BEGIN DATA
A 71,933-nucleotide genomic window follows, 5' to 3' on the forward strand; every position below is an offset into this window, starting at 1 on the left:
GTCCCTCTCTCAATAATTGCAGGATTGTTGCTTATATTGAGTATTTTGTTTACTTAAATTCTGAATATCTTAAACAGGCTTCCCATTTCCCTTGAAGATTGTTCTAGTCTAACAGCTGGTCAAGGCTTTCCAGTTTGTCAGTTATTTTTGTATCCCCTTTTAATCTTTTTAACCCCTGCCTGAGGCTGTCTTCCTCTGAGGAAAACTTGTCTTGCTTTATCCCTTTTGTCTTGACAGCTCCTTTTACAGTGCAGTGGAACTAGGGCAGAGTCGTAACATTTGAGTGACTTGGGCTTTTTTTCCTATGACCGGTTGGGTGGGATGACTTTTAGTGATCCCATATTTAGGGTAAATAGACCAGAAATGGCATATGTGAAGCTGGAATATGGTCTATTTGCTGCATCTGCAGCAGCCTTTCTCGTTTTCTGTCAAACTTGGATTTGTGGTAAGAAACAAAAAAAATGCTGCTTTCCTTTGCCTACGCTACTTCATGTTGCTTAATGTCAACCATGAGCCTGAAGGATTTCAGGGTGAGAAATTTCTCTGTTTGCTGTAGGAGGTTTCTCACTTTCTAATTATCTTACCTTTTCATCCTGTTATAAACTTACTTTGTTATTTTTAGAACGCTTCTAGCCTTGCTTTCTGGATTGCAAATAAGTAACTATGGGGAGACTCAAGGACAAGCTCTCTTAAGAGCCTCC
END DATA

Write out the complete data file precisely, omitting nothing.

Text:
A 71,933-nucleotide genomic window follows, 5' to 3' on the forward strand; every position below is an offset into this window, starting at 1 on the left:
GTCCCTCTCTCAATAATTGCAGGATTGTTGCTTATATTGAGTATTTTGTTTACTTAAATTCTGAATATCTTAAACAGGCTTCCCATTTCCCTTGAAGATTGTTCTAGTCTAACAGCTGGTCAAGGCTTTCCAGTTTGTCAGTTATTTTTGTATCCCCTTTTAATCTTTTTAACCCCTGCCTGAGGCTGTCTTCCTCTGAGGAAAACTTGTCTTGCTTTATCCCTTTTGTCTTGACAGCTCCTTTTACAGTGCAGTGGAACTAGGGCAGAGTCGTAACATTTGAGTGACTTGGGCTTTTTTTCCTATGACCGGTTGGGTGGGATGACTTTTAGTGATCCCATATTTAGGGTAAATAGACCAGAAATGGCATATGTGAAGCTGGAATATGGTCTATTTGCTGCATCTGCAGCAGCCTTTCTCGTTTTCTGTCAAACTTGGATTTGTGGTAAGAAACAAAAAAAATGCTGCTTTCCTTTGCCTACGCTACTTCATGTTGCTTAATGTCAACCATGAGCCTGAAGGATTTCAGGGTGAGAAATTTCTCTGTTTGCTGTAGGAGGTTTCTCACTTTCTAATTATCTTACCTTTTCATCCTGTTATAAACTTACTTTGTTATTTTTAGAACGCTTCTAGCCTTGCTTTCTGGATTGCAAATAAGTAACTATGGGGAGACTCAAGGACAAGCTCTCTTAAGAGCCTCC